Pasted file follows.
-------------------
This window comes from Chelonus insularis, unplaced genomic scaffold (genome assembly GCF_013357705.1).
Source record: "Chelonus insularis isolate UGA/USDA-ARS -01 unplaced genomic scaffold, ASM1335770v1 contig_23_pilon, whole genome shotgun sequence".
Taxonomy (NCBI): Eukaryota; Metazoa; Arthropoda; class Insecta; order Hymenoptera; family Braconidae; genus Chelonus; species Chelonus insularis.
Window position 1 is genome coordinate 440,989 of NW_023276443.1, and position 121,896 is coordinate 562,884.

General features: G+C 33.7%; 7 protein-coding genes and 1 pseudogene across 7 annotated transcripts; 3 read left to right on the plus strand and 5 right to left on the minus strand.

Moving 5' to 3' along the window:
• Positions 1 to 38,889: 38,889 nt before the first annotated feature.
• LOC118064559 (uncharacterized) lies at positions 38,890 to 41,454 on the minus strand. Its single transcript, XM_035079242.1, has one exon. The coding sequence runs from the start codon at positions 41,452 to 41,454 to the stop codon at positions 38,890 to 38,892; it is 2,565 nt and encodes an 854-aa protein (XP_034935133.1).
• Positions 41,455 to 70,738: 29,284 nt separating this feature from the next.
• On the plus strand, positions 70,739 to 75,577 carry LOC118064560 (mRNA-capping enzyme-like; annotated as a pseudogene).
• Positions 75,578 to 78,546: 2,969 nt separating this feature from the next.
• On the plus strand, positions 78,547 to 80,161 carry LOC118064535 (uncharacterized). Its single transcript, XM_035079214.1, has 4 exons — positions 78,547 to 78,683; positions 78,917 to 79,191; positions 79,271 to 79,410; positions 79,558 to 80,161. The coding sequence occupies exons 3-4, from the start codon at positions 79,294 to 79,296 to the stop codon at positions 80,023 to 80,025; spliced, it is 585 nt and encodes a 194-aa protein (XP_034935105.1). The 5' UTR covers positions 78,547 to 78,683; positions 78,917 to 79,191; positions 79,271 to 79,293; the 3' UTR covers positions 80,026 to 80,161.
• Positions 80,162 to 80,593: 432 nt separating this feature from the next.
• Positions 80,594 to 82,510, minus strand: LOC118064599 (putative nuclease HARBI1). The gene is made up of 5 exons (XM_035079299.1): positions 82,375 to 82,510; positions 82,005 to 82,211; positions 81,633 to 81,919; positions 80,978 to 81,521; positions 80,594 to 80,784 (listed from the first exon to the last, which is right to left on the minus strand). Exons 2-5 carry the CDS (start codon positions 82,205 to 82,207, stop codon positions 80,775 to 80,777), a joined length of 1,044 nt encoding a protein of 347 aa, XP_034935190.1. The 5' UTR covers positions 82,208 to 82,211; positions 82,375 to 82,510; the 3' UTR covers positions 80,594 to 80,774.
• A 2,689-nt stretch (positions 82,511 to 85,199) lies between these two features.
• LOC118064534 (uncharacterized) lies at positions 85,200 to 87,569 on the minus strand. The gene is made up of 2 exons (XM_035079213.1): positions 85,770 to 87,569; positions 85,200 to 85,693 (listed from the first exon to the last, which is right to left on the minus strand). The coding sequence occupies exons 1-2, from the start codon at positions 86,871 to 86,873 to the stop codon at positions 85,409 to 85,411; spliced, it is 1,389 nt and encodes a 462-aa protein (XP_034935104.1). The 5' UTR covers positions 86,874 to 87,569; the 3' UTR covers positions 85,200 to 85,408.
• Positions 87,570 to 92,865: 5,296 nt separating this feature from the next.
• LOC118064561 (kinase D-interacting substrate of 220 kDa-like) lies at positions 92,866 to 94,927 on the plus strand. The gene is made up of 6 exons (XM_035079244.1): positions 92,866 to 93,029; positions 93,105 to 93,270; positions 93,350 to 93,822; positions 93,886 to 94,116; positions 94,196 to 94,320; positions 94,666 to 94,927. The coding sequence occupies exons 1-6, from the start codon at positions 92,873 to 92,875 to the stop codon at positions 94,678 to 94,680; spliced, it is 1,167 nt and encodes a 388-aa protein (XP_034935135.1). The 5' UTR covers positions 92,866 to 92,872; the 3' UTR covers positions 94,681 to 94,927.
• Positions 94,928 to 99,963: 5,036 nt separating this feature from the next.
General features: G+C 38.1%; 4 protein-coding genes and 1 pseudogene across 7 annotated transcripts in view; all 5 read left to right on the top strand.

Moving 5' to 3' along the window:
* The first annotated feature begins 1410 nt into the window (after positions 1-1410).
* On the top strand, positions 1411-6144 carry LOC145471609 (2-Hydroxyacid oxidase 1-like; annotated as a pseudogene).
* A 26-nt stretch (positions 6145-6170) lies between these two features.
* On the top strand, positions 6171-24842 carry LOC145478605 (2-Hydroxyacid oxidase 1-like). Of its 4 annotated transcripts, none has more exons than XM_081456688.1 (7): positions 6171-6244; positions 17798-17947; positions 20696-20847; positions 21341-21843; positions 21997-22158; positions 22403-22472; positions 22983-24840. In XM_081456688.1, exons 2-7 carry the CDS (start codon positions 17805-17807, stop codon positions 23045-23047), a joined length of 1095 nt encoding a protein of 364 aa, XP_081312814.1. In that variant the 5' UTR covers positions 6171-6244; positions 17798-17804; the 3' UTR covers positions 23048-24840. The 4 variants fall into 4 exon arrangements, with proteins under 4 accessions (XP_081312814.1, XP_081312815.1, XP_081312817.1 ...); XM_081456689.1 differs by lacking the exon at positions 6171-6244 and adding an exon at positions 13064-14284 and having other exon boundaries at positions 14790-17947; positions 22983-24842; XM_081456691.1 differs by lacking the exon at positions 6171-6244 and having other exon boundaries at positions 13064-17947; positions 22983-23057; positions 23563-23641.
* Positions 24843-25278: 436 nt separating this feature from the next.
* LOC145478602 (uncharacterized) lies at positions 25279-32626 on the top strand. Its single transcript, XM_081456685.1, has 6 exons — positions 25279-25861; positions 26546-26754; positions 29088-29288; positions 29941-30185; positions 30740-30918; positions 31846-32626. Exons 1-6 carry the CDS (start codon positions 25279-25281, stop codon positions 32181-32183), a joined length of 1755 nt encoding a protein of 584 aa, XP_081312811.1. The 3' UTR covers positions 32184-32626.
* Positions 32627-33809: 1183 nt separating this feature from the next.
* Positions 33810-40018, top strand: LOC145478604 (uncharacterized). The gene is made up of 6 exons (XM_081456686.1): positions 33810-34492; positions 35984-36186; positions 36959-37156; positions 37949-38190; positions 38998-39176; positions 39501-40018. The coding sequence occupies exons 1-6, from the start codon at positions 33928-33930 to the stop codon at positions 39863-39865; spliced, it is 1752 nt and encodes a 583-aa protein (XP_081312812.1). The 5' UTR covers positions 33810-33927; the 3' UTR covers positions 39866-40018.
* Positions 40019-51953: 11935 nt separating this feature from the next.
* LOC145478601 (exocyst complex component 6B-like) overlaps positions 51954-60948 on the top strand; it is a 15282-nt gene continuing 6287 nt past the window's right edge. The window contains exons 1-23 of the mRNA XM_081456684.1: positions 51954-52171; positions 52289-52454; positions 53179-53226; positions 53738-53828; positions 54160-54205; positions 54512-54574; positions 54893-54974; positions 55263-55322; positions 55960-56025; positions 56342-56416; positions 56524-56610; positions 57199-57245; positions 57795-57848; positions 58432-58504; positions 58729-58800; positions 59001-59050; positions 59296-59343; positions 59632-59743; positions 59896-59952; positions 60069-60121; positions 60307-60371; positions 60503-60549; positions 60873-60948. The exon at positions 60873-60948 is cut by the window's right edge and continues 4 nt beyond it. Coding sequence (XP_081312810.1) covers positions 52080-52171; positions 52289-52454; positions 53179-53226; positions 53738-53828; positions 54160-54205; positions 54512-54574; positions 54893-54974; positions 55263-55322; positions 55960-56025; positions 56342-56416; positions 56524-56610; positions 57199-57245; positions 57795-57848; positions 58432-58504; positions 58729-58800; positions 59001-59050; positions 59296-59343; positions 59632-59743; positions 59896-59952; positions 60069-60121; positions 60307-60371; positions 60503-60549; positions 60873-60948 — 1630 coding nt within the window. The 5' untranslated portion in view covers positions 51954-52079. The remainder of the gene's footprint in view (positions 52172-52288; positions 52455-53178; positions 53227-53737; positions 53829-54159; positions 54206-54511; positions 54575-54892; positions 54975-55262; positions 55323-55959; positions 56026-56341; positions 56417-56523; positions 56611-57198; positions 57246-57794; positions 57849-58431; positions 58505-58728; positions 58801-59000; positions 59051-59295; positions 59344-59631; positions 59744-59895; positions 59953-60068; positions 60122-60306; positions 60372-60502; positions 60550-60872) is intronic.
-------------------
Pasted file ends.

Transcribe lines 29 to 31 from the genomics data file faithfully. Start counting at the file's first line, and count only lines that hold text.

* Positions 33810-40018, top strand: LOC145478604 (uncharacterized). The gene is made up of 6 exons (XM_081456686.1): positions 33810-34492; positions 35984-36186; positions 36959-37156; positions 37949-38190; positions 38998-39176; positions 39501-40018. The coding sequence occupies exons 1-6, from the start codon at positions 33928-33930 to the stop codon at positions 39863-39865; spliced, it is 1752 nt and encodes a 583-aa protein (XP_081312812.1). The 5' UTR covers positions 33810-33927; the 3' UTR covers positions 39866-40018.
* Positions 40019-51953: 11935 nt separating this feature from the next.
* LOC145478601 (exocyst complex component 6B-like) overlaps positions 51954-60948 on the top strand; it is a 15282-nt gene continuing 6287 nt past the window's right edge. The window contains exons 1-23 of the mRNA XM_081456684.1: positions 51954-52171; positions 52289-52454; positions 53179-53226; positions 53738-53828; positions 54160-54205; positions 54512-54574; positions 54893-54974; positions 55263-55322; positions 55960-56025; positions 56342-56416; positions 56524-56610; positions 57199-57245; positions 57795-57848; positions 58432-58504; positions 58729-58800; positions 59001-59050; positions 59296-59343; positions 59632-59743; positions 59896-59952; positions 60069-60121; positions 60307-60371; positions 60503-60549; positions 60873-60948. The exon at positions 60873-60948 is cut by the window's right edge and continues 4 nt beyond it. Coding sequence (XP_081312810.1) covers positions 52080-52171; positions 52289-52454; positions 53179-53226; positions 53738-53828; positions 54160-54205; positions 54512-54574; positions 54893-54974; positions 55263-55322; positions 55960-56025; positions 56342-56416; positions 56524-56610; positions 57199-57245; positions 57795-57848; positions 58432-58504; positions 58729-58800; positions 59001-59050; positions 59296-59343; positions 59632-59743; positions 59896-59952; positions 60069-60121; positions 60307-60371; positions 60503-60549; positions 60873-60948 — 1630 coding nt within the window. The 5' untranslated portion in view covers positions 51954-52079. The remainder of the gene's footprint in view (positions 52172-52288; positions 52455-53178; positions 53227-53737; positions 53829-54159; positions 54206-54511; positions 54575-54892; positions 54975-55262; positions 55323-55959; positions 56026-56341; positions 56417-56523; positions 56611-57198; positions 57246-57794; positions 57849-58431; positions 58505-58728; positions 58801-59000; positions 59051-59295; positions 59344-59631; positions 59744-59895; positions 59953-60068; positions 60122-60306; positions 60372-60502; positions 60550-60872) is intronic.